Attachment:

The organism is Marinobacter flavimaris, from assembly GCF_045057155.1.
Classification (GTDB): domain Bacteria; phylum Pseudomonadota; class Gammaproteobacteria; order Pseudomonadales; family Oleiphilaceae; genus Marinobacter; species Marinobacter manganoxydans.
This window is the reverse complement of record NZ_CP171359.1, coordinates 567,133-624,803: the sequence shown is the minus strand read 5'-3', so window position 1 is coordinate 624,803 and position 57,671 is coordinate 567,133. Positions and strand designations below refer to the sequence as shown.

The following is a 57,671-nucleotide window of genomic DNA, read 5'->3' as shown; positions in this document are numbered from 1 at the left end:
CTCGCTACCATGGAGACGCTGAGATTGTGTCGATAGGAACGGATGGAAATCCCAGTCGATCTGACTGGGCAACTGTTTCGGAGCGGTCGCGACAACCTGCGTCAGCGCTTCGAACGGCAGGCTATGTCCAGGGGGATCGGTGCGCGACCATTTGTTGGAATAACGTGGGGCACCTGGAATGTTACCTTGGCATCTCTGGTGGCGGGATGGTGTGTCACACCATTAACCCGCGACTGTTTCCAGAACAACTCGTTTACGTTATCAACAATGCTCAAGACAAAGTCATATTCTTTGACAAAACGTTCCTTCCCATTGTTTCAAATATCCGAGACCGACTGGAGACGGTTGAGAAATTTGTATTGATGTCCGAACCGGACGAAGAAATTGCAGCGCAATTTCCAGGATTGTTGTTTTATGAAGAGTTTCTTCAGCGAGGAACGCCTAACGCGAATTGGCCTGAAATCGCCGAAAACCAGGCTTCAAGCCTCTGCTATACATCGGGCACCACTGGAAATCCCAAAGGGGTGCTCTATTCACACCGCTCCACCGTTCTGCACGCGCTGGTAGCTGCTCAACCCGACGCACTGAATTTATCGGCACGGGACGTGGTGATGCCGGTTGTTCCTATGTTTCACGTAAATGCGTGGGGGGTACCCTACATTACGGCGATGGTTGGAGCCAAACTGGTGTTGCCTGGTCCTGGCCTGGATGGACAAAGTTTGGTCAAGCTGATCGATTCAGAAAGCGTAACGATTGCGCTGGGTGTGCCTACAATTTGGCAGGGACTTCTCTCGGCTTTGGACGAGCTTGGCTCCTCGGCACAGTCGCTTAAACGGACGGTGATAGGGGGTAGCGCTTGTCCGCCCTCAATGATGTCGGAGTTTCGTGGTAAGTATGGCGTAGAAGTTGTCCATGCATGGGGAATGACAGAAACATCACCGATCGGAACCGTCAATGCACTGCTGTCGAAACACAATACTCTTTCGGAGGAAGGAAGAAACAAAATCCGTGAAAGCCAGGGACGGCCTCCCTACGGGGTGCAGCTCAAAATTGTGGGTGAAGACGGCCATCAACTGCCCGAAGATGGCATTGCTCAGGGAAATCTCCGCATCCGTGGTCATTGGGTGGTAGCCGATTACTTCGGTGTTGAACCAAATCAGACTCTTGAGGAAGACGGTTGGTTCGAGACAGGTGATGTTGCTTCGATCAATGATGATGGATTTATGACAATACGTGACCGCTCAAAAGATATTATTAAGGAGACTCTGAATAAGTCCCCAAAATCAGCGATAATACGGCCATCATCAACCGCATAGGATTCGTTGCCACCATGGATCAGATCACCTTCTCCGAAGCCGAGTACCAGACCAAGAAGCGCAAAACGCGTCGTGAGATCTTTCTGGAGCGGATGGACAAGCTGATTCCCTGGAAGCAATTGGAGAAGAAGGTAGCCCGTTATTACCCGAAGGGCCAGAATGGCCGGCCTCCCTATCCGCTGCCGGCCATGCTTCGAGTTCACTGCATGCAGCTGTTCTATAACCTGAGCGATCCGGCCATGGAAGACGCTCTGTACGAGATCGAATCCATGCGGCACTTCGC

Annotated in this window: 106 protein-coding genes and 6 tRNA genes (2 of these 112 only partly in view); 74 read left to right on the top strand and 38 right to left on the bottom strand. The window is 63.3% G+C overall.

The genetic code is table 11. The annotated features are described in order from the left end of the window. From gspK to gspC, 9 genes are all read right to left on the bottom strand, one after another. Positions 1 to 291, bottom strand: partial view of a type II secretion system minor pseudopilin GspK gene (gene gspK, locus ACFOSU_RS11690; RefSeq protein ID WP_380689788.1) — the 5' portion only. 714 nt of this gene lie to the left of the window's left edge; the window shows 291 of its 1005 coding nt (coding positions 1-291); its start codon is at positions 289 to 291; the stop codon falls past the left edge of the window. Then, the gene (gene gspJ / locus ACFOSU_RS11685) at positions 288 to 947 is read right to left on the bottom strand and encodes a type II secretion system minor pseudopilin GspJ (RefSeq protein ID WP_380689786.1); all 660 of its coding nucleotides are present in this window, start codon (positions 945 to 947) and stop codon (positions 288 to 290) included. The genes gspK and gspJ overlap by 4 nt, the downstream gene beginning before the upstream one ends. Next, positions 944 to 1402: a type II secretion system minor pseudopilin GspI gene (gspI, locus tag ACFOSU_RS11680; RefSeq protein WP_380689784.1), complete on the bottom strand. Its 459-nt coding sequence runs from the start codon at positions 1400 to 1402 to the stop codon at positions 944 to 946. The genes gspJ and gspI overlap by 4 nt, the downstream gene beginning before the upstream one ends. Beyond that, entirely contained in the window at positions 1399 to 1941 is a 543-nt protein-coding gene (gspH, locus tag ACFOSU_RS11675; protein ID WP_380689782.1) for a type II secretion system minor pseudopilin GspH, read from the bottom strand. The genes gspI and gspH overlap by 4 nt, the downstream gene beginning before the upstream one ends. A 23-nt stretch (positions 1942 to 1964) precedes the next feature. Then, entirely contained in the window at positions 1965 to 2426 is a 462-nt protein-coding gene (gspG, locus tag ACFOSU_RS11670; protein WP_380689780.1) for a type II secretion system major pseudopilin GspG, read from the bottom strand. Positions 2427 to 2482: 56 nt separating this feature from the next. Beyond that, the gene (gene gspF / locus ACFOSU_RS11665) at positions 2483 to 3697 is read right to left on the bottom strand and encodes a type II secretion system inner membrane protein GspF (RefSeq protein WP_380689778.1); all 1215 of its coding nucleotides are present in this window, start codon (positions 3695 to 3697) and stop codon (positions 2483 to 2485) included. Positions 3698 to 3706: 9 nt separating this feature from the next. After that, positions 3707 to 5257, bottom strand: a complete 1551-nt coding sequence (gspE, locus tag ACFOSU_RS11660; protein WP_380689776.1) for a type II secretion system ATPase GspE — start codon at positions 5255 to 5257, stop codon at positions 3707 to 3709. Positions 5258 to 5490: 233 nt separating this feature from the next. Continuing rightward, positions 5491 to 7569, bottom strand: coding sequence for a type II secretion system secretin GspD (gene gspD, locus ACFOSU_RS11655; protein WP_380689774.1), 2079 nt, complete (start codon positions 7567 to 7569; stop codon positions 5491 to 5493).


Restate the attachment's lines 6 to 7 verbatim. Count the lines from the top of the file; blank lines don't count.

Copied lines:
Annotated in this window: 106 protein-coding genes and 6 tRNA genes (2 of these 112 only partly in view); 74 read left to right on the top strand and 38 right to left on the bottom strand. The window is 63.3% G+C overall.

The genetic code is table 11. The annotated features are described in order from the left end of the window. From gspK to gspC, 9 genes are all read right to left on the bottom strand, one after another. Positions 1 to 291, bottom strand: partial view of a type II secretion system minor pseudopilin GspK gene (gene gspK, locus ACFOSU_RS11690; RefSeq protein ID WP_380689788.1) — the 5' portion only. 714 nt of this gene lie to the left of the window's left edge; the window shows 291 of its 1005 coding nt (coding positions 1-291); its start codon is at positions 289 to 291; the stop codon falls past the left edge of the window. Then, the gene (gene gspJ / locus ACFOSU_RS11685) at positions 288 to 947 is read right to left on the bottom strand and encodes a type II secretion system minor pseudopilin GspJ (RefSeq protein ID WP_380689786.1); all 660 of its coding nucleotides are present in this window, start codon (positions 945 to 947) and stop codon (positions 288 to 290) included. The genes gspK and gspJ overlap by 4 nt, the downstream gene beginning before the upstream one ends. Next, positions 944 to 1402: a type II secretion system minor pseudopilin GspI gene (gspI, locus tag ACFOSU_RS11680; RefSeq protein WP_380689784.1), complete on the bottom strand. Its 459-nt coding sequence runs from the start codon at positions 1400 to 1402 to the stop codon at positions 944 to 946. The genes gspJ and gspI overlap by 4 nt, the downstream gene beginning before the upstream one ends. Beyond that, entirely contained in the window at positions 1399 to 1941 is a 543-nt protein-coding gene (gspH, locus tag ACFOSU_RS11675; protein ID WP_380689782.1) for a type II secretion system minor pseudopilin GspH, read from the bottom strand. The genes gspI and gspH overlap by 4 nt, the downstream gene beginning before the upstream one ends. A 23-nt stretch (positions 1942 to 1964) precedes the next feature. Then, entirely contained in the window at positions 1965 to 2426 is a 462-nt protein-coding gene (gspG, locus tag ACFOSU_RS11670; protein WP_380689780.1) for a type II secretion system major pseudopilin GspG, read from the bottom strand. Positions 2427 to 2482: 56 nt separating this feature from the next. Beyond that, the gene (gene gspF / locus ACFOSU_RS11665) at positions 2483 to 3697 is read right to left on the bottom strand and encodes a type II secretion system inner membrane protein GspF (RefSeq protein WP_380689778.1); all 1215 of its coding nucleotides are present in this window, start codon (positions 3695 to 3697) and stop codon (positions 2483 to 2485) included. Positions 3698 to 3706: 9 nt separating this feature from the next. After that, positions 3707 to 5257, bottom strand: a complete 1551-nt coding sequence (gspE, locus tag ACFOSU_RS11660; protein WP_380689776.1) for a type II secretion system ATPase GspE — start codon at positions 5255 to 5257, stop codon at positions 3707 to 3709. Positions 5258 to 5490: 233 nt separating this feature from the next. Continuing rightward, positions 5491 to 7569, bottom strand: coding sequence for a type II secretion system secretin GspD (gene gspD, locus ACFOSU_RS11655; protein WP_380689774.1), 2079 nt, complete (start codon positions 7567 to 7569; stop codon positions 5491 to 5493).